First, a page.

“We believe the bull was shot sometime between Friday, November 17, and Sunday morning, November 19,” said Nick Brunson, Nevada Department of Wildlife game warden. “Another bull was shot and harvested in close proximity of the one that was left to waste.”
Brunson also said tire tracks led to the bull that was harvested, where the head and meat were removed, then continued on to within 10 feet of the second bull that was left to waste. It is believed that the same party shot both bulls.
“There were a lot of hunters in the area who might have seen something,” said Brunson. “We hope that someone will come forward with information that will help us solve this crime. It is a senseless act that should have people upset.”
There is a $1,000 reward from Operation Game Thief for information leading to a conviction of this crime. Witnesses may call 800-992-3030 to report information on this or any other wildlife-related crime.
WASHINGTON (AP) — The chairman of the House Democrats’ campaign committee called on a first-term congressman from Nevada to step down after a report Friday that he allegedly sexually harassed his campaign’s finance director.
BuzzFeed News reported that Democratic Rep. Ruben Kihuen is alleged to have repeatedly made sexual advances toward the aide during his 2016 congressional campaign. BuzzFeed withheld her last name at her request.
Rep. Ben Ray Lujan, chairman of the Democratic Congressional Campaign Committee, said House members and candidates should be held to the highest standard, and anyone guilty of sexual harassment or assault should not hold elected office. He added in a statement Friday, “Congressman Kihuen should resign.”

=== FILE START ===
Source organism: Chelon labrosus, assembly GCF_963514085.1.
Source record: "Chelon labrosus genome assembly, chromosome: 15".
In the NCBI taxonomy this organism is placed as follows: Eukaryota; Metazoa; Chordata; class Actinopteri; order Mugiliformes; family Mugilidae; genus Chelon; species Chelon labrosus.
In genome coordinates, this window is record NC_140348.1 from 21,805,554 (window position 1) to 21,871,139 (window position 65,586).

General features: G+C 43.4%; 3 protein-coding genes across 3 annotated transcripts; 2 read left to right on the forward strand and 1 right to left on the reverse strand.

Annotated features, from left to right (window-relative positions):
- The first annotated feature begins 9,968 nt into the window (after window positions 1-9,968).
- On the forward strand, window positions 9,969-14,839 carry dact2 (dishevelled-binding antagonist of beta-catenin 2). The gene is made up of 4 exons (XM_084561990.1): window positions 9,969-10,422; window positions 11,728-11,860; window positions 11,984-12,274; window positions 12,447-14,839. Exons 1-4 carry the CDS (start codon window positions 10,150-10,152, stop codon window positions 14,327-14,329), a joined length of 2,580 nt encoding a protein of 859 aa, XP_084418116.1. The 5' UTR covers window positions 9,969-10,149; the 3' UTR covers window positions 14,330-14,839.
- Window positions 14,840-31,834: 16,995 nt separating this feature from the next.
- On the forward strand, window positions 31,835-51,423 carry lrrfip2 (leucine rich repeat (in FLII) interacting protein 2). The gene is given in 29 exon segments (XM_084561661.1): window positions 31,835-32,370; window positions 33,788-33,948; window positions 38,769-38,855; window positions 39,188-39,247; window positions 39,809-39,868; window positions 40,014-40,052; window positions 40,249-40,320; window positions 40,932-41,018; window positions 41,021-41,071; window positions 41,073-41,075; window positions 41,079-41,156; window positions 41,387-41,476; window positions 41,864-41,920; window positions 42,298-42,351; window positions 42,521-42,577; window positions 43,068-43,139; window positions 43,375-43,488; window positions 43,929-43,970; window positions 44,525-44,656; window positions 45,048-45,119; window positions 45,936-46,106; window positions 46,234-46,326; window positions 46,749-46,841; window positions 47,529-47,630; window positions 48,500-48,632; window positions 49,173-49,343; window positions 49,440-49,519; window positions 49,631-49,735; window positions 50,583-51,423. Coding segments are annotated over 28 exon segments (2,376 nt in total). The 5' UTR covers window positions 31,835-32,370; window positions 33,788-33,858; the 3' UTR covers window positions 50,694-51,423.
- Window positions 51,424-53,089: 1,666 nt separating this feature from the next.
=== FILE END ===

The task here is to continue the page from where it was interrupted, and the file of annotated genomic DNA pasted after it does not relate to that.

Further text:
Kihuen’s said in a statement that the aide was a valued member of his team. “I sincerely apologize for anything that I may have said or done that made her feel uncomfortable. I take this matter seriously as it is not indicative of who I am,” Kihuen said. “But I want to make it clear that I don’t recall any of the circumstances she described.”
Sen. Catherine Cortez Masto, D-Nev., called for a “full, fair and expedient investigation against Congressman Kihuen and any other member of Congress who have women or men come forward with allegations of inappropriate behavior.”
“This process must be open, transparent and have an appropriate investigatory timeline that delivers justice,” she said.
In the BuzzFeed report, the woman, identified only as Samantha, said Kihuen propositioned her for dates and sex despite her repeated rejections. On two occasions, she said, he touched her thighs without consent.